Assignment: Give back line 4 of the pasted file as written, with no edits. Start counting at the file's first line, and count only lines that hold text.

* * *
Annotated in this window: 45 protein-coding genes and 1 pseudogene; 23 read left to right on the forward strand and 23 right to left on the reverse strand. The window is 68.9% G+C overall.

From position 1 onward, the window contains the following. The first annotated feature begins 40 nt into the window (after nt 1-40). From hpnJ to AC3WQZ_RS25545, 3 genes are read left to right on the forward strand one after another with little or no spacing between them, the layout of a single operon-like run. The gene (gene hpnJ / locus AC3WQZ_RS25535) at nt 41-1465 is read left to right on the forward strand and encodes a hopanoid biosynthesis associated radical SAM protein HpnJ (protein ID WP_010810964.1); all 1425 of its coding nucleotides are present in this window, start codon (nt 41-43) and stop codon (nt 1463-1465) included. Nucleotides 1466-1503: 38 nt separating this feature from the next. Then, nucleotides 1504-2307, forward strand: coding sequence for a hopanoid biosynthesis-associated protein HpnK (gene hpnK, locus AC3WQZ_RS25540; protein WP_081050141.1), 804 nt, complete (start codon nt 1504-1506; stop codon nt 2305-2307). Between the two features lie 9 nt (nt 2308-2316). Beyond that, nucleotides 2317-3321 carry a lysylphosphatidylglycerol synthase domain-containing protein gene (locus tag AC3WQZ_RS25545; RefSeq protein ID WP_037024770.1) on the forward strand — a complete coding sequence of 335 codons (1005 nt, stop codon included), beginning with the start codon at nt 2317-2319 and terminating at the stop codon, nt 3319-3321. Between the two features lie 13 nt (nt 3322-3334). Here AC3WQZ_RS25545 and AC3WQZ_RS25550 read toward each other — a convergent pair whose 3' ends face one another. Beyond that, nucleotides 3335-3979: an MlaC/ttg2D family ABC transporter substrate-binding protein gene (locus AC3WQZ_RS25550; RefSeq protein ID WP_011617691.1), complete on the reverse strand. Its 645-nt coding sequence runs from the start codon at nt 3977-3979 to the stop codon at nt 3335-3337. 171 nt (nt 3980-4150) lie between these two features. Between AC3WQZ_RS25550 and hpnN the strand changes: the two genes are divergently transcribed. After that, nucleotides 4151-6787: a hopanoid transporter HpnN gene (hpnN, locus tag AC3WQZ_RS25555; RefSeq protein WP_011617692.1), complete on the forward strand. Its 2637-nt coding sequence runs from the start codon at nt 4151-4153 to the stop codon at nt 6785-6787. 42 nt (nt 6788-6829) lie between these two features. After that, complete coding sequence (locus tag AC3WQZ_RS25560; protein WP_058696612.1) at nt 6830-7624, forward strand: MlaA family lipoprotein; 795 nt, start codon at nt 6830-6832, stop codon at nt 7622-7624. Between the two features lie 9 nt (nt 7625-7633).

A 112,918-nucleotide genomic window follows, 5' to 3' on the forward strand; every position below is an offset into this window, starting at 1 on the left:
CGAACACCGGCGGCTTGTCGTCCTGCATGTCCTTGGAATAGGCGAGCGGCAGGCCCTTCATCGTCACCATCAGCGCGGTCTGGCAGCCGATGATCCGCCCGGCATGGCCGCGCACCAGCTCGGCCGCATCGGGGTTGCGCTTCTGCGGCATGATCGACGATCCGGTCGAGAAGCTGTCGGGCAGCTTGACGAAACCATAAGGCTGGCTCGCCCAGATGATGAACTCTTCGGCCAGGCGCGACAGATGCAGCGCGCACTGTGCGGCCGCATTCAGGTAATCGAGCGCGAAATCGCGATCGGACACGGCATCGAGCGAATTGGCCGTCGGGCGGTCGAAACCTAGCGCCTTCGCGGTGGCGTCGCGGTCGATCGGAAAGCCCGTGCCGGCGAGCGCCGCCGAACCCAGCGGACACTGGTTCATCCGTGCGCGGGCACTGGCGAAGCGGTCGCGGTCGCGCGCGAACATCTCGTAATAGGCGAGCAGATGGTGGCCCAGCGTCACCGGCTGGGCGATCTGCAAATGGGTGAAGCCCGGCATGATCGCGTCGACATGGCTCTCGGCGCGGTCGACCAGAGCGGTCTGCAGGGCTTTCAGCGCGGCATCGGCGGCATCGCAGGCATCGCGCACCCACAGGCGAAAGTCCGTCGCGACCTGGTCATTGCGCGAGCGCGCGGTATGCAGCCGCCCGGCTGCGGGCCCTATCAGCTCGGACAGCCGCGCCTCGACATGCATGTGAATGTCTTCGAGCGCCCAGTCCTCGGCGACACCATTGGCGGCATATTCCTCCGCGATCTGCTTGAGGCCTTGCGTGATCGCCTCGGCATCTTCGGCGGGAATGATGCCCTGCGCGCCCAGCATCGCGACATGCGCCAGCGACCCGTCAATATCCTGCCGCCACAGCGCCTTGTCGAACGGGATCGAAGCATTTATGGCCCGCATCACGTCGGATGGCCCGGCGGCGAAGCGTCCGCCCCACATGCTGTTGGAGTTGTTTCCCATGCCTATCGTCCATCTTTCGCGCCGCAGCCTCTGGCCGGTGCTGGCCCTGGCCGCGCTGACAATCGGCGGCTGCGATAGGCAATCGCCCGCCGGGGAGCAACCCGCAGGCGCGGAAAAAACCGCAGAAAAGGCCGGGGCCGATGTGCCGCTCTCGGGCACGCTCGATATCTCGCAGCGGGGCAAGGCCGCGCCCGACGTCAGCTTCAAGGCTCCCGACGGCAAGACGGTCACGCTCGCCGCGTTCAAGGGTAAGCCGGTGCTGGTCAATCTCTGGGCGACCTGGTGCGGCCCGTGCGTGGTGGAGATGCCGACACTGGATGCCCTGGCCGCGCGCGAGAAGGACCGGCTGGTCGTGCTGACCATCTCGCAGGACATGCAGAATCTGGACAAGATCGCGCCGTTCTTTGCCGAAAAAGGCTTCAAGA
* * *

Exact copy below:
CGAACACCGGCGGCTTGTCGTCCTGCATGTCCTTGGAATAGGCGAGCGGCAGGCCCTTCATCGTCACCATCAGCGCGGTCTGGCAGCCGATGATCCGCCCGGCATGGCCGCGCACCAGCTCGGCCGCATCGGGGTTGCGCTTCTGCGGCATGATCGACGATCCGGTCGAGAAGCTGTCGGGCAGCTTGACGAAACCATAAGGCTGGCTCGCCCAGATGATGAACTCTTCGGCCAGGCGCGACAGATGCAGCGCGCACTGTGCGGCCGCATTCAGGTAATCGAGCGCGAAATCGCGATCGGACACGGCATCGAGCGAATTGGCCGTCGGGCGGTCGAAACCTAGCGCCTTCGCGGTGGCGTCGCGGTCGATCGGAAAGCCCGTGCCGGCGAGCGCCGCCGAACCCAGCGGACACTGGTTCATCCGTGCGCGGGCACTGGCGAAGCGGTCGCGGTCGCGCGCGAACATCTCGTAATAGGCGAGCAGATGGTGGCCCAGCGTCACCGGCTGGGCGATCTGCAAATGGGTGAAGCCCGGCATGATCGCGTCGACATGGCTCTCGGCGCGGTCGACCAGAGCGGTCTGCAGGGCTTTCAGCGCGGCATCGGCGGCATCGCAGGCATCGCGCACCCACAGGCGAAAGTCCGTCGCGACCTGGTCATTGCGCGAGCGCGCGGTATGCAGCCGCCCGGCTGCGGGCCCTATCAGCTCGGACAGCCGCGCCTCGACATGCATGTGAATGTCTTCGAGCGCCCAGTCCTCGGCGACACCATTGGCGGCATATTCCTCCGCGATCTGCTTGAGGCCTTGCGTGATCGCCTCGGCATCTTCGGCGGGAATGATGCCCTGCGCGCCCAGCATCGCGACATGCGCCAGCGACCCGTCAATATCCTGCCGCCACAGCGCCTTGTCGAACGGGATCGAAGCATTTATGGCCCGCATCACGTCGGATGGCCCGGCGGCGAAGCGTCCGCCCCACATGCTGTTGGAGTTGTTTCCCATGCCTATCGTCCATCTTTCGCGCCGCAGCCTCTGGCCGGTGCTGGCCCTGGCCGCGCTGACAATCGGCGGCTGCGATAGGCAATCGCCCGCCGGGGAGCAACCCGCAGGCGCGGAAAAAACCGCAGAAAAGGCCGGGGCCGATGTGCCGCTCTCGGGCACGCTCGATATCTCGCAGCGGGGCAAGGCCGCGCCCGACGTCAGCTTCAAGGCTCCCGACGGCAAGACGGTCACGCTCGCCGCGTTCAAGGGTAAGCCGGTGCTGGTCAATCTCTGGGCGACCTGGTGCGGCCCGTGCGTGGTGGAGATGCCGACACTGGATGCCCTGGCCGCGCGCGAGAAGGACCGGCTGGTCGTGCTGACCATCTCGCAGGACATGCAGAATCTGGACAAGATCGCGCCGTTCTTTGCCGAAAAAGGCTTCAAGA